The section on planting seeds or plants is important as they go into the details of how long each takes to establish and the pros and cons for each.  But I think the most important section is the maintenance as most people think you just plant it and leave it alone.  There is some maintenance that must be done as in any garden, and it will save you so much time and aggravation later on.

If these sections don’t hook you, the extensive plant section is well worth the price of the book.  There are not many pictures of the flowers that are listed, but based on the sun and soil conditions you have, you can compile a list and look the plants up yourself.

 

 

Not So Much

The book does a nice job trying to cover plants and regions found throughout the US,  although there is more of a focus on the eastern half of the US.  And the sections on all the regions and plants certainly gives tons of information with the emphasis on finding local resources as “providing plants native to your area is a key element in the successful outcome of your meadow or prairie planting.”

 

 

Final Thoughts

From personal experience, I can tell you that the design, planting and maintenance elements need to be carefully considered before you start the process of constructing a meadow so that it is successful, less work and less expensive in the long run.  And this will be my manual as I assess my meadow and work on some redesigning especially the large empty areas left by the invasive teasel.  As I have learned from this book, what to plant is only part of the plan.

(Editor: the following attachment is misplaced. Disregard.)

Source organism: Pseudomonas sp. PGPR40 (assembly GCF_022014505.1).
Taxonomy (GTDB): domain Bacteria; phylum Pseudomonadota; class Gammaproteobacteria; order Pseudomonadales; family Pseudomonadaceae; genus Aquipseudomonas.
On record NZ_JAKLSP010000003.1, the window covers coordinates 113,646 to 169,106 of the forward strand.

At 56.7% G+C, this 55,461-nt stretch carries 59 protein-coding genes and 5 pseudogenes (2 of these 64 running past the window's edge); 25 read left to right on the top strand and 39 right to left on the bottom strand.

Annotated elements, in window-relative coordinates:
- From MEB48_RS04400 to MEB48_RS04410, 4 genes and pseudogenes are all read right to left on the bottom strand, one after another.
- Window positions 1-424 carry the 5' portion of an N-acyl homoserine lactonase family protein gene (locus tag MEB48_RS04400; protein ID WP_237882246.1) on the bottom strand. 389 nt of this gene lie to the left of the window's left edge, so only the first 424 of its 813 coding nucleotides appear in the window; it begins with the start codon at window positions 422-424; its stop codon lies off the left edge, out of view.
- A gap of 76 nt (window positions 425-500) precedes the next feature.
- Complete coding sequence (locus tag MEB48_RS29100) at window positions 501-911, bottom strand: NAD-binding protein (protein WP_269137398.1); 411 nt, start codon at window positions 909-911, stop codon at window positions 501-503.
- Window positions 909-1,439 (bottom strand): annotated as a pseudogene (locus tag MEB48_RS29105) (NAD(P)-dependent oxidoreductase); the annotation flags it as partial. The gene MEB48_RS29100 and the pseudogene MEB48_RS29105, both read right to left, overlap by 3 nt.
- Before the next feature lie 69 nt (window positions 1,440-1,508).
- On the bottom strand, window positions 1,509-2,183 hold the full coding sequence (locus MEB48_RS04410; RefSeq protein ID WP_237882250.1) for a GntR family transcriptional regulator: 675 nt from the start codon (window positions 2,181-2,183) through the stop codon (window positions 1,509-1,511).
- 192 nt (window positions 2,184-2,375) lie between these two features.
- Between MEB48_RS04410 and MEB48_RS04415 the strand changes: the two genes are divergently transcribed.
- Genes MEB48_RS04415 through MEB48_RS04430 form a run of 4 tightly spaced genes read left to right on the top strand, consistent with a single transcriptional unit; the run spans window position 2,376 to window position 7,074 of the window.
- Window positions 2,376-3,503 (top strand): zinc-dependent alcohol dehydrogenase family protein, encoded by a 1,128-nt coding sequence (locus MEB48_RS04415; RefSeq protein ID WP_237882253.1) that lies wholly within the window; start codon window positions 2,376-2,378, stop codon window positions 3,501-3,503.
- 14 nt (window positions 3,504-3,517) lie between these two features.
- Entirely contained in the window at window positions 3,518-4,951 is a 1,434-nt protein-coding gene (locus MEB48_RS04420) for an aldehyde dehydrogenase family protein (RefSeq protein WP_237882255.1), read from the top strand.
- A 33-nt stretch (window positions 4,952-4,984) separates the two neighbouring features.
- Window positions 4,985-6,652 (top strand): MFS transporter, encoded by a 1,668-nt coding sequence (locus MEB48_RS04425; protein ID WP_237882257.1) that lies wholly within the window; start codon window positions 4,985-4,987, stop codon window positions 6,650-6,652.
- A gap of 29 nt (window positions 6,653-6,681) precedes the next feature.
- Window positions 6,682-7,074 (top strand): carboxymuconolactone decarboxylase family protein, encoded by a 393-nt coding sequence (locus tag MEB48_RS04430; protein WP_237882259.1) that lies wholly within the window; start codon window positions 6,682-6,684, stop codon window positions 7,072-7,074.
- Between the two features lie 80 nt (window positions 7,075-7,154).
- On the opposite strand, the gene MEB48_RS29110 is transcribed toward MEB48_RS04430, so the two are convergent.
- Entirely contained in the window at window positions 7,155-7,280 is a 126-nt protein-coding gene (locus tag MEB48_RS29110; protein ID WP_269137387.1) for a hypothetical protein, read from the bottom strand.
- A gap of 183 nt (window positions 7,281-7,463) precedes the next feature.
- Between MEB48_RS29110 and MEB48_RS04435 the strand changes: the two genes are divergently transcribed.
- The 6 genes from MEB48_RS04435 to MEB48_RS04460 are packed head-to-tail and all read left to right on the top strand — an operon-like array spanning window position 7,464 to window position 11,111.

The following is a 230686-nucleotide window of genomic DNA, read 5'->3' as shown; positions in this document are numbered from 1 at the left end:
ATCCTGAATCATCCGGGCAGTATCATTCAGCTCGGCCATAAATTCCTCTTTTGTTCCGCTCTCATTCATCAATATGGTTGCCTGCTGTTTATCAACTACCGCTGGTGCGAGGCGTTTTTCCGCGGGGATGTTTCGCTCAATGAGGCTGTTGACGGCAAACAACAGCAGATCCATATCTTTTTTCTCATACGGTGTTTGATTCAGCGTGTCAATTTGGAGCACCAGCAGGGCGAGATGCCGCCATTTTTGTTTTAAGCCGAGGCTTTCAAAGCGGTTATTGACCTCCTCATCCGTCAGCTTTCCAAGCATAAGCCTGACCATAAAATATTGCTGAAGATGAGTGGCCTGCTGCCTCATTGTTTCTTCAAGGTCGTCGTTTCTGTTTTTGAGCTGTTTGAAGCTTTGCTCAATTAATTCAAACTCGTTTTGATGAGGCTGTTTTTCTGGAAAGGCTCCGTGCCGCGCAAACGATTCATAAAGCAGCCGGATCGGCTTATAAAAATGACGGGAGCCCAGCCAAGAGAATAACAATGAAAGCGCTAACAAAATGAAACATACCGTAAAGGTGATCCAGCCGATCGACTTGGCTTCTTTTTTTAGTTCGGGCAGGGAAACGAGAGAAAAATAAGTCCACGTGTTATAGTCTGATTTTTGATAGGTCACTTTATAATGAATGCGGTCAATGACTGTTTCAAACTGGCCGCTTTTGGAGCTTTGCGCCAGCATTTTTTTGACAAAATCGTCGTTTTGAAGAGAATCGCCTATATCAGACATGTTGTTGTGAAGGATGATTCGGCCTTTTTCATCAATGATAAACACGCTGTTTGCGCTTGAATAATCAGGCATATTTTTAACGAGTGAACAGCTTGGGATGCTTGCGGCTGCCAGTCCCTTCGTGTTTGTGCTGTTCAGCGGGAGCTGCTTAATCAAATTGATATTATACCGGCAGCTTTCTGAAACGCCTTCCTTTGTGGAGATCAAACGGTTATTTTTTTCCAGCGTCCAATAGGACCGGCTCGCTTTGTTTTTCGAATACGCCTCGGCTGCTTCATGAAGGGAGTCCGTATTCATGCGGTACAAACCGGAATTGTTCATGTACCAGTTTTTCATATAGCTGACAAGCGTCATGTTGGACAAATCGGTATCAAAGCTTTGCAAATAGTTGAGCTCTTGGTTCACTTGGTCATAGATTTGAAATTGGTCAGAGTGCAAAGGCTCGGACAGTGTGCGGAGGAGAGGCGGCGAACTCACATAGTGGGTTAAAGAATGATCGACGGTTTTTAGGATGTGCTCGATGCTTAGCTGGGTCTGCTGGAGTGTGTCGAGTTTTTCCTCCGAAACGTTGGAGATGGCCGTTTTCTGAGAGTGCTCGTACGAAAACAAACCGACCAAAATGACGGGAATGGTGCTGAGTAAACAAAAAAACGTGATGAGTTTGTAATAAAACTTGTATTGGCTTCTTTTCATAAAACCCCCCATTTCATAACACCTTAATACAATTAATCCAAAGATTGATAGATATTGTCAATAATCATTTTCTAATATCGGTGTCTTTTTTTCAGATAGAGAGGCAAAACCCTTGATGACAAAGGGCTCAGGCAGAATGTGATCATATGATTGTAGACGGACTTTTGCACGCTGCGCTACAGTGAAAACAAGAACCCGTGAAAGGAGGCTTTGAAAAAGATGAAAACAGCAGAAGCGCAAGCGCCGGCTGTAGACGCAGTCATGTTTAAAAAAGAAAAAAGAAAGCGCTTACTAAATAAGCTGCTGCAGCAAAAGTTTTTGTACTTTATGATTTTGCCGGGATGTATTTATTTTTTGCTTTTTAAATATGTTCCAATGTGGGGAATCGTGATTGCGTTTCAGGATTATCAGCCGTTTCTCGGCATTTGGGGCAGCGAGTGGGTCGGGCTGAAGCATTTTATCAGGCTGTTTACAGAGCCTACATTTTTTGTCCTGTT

I met the author, Catherine Zimmerman, virtually as she is part of the team blogging at Native Plants and Wildlife Gardens.  Catherine told me that she created the book to, “Make it easy for people to have success by giving clear instructions. They will be less likely to give up and go back to lawns” this way.  I think Catherine has accomplished this creating an easy to follow manual chock full of information and specific instructions to help anyone create a beautiful meadow or natural planting in a large or small area.  I believe ‘meadowscaping’ may just be the wave of the future, and I for one look forward to seeing more of these natural native plantings throughout the country once again.

How does the Meadow flower its bloom unfold? Because the lovely little flower is free down to its root, and in that freedom bold. ~William Wordsworth

____________________________________________________________________________

Don’t forget that September 1st marks the next installment of Seasonal Celebrations/Garden Lessons Learned.  Click the link to learn more.  Beth@PlantPostings will be wrapping up this past season with lessons we have learned in our gardens, and I will be setting the stage for next season’s celebrations (fall up N and spring down S of the equator).  What do you love to do in the this upcoming season?  What holidays or rituals make it a wonderful season for you?  How does your garden grow and what favorite plants will be blooming?  I hope you will be joining us.  Just create a post and link in with both or one of us between September 1st and the 20th, and around the 21st we will reveal those lessons and celebrations.

 

____________________________________________________________________________

Next up on the blog:  Work has been extremely busy and will be for a while so I had to shift a few posts.  My Simply The Best post will now be next Monday. And the Seasonal Celebrations will still be September 1st.

I will be linking in with Michelle@Rambling Woods for her Nature Notes meme.  It is a great way to see what is happening in nature around the world every Wednesday.

As always, I’ll be joining Tootsie Time’s Fertilizer Friday.

I hope you will join me for my posts, every other Tuesday, at Beautiful Wildlife Garden.